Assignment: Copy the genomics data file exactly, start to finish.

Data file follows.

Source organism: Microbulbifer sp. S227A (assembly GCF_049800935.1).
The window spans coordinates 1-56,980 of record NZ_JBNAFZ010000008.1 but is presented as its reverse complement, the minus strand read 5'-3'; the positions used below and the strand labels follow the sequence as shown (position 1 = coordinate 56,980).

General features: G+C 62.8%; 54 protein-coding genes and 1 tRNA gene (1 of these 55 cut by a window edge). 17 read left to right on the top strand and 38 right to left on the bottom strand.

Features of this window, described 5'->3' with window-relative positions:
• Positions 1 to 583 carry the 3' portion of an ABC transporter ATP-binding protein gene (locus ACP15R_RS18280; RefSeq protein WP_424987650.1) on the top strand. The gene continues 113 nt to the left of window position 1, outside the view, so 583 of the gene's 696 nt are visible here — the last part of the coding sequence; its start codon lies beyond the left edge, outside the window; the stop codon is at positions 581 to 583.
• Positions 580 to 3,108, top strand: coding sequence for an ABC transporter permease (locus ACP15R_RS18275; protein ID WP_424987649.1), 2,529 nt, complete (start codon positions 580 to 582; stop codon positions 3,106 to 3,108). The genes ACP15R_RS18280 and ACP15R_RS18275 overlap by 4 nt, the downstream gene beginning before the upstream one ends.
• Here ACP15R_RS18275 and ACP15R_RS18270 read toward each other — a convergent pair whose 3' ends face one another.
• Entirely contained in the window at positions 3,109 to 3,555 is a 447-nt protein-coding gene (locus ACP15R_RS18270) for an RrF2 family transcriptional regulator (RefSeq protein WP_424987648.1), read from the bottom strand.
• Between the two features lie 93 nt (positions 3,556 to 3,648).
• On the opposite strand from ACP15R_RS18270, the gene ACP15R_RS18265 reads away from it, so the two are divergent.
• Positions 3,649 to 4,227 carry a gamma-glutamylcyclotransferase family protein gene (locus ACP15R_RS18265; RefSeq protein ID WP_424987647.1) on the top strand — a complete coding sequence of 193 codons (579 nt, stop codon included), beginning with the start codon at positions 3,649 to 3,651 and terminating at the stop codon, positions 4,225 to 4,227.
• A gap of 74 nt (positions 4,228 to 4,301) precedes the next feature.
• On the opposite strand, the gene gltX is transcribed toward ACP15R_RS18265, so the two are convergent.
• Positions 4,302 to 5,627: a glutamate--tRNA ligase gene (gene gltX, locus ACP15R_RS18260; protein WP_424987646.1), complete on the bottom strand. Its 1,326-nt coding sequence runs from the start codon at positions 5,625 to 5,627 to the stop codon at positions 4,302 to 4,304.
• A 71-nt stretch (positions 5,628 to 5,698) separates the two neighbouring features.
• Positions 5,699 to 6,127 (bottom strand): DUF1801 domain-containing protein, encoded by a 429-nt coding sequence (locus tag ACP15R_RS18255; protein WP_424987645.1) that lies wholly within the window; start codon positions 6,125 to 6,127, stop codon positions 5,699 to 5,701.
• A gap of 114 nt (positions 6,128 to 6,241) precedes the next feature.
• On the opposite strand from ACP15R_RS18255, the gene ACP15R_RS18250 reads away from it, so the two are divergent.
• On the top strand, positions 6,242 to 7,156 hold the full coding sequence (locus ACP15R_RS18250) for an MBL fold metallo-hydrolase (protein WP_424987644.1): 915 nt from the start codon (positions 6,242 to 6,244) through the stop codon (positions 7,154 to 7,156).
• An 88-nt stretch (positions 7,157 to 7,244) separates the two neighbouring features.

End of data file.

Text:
Source organism: Microbulbifer sp. S227A (assembly GCF_049800935.1).
The window spans coordinates 1-56,980 of record NZ_JBNAFZ010000008.1 but is presented as its reverse complement, the minus strand read 5'-3'; the positions used below and the strand labels follow the sequence as shown (position 1 = coordinate 56,980).

General features: G+C 62.8%; 54 protein-coding genes and 1 tRNA gene (1 of these 55 cut by a window edge). 17 read left to right on the top strand and 38 right to left on the bottom strand.

Features of this window, described 5'->3' with window-relative positions:
• Positions 1 to 583 carry the 3' portion of an ABC transporter ATP-binding protein gene (locus ACP15R_RS18280; RefSeq protein WP_424987650.1) on the top strand. The gene continues 113 nt to the left of window position 1, outside the view, so 583 of the gene's 696 nt are visible here — the last part of the coding sequence; its start codon lies beyond the left edge, outside the window; the stop codon is at positions 581 to 583.
• Positions 580 to 3,108, top strand: coding sequence for an ABC transporter permease (locus ACP15R_RS18275; protein ID WP_424987649.1), 2,529 nt, complete (start codon positions 580 to 582; stop codon positions 3,106 to 3,108). The genes ACP15R_RS18280 and ACP15R_RS18275 overlap by 4 nt, the downstream gene beginning before the upstream one ends.
• Here ACP15R_RS18275 and ACP15R_RS18270 read toward each other — a convergent pair whose 3' ends face one another.
• Entirely contained in the window at positions 3,109 to 3,555 is a 447-nt protein-coding gene (locus ACP15R_RS18270) for an RrF2 family transcriptional regulator (RefSeq protein WP_424987648.1), read from the bottom strand.
• Between the two features lie 93 nt (positions 3,556 to 3,648).
• On the opposite strand from ACP15R_RS18270, the gene ACP15R_RS18265 reads away from it, so the two are divergent.
• Positions 3,649 to 4,227 carry a gamma-glutamylcyclotransferase family protein gene (locus ACP15R_RS18265; RefSeq protein ID WP_424987647.1) on the top strand — a complete coding sequence of 193 codons (579 nt, stop codon included), beginning with the start codon at positions 3,649 to 3,651 and terminating at the stop codon, positions 4,225 to 4,227.
• A gap of 74 nt (positions 4,228 to 4,301) precedes the next feature.
• On the opposite strand, the gene gltX is transcribed toward ACP15R_RS18265, so the two are convergent.
• Positions 4,302 to 5,627: a glutamate--tRNA ligase gene (gene gltX, locus ACP15R_RS18260; protein WP_424987646.1), complete on the bottom strand. Its 1,326-nt coding sequence runs from the start codon at positions 5,625 to 5,627 to the stop codon at positions 4,302 to 4,304.
• A 71-nt stretch (positions 5,628 to 5,698) separates the two neighbouring features.
• Positions 5,699 to 6,127 (bottom strand): DUF1801 domain-containing protein, encoded by a 429-nt coding sequence (locus tag ACP15R_RS18255; protein WP_424987645.1) that lies wholly within the window; start codon positions 6,125 to 6,127, stop codon positions 5,699 to 5,701.
• A gap of 114 nt (positions 6,128 to 6,241) precedes the next feature.
• On the opposite strand from ACP15R_RS18255, the gene ACP15R_RS18250 reads away from it, so the two are divergent.
• On the top strand, positions 6,242 to 7,156 hold the full coding sequence (locus ACP15R_RS18250) for an MBL fold metallo-hydrolase (protein WP_424987644.1): 915 nt from the start codon (positions 6,242 to 6,244) through the stop codon (positions 7,154 to 7,156).
• An 88-nt stretch (positions 7,157 to 7,244) separates the two neighbouring features.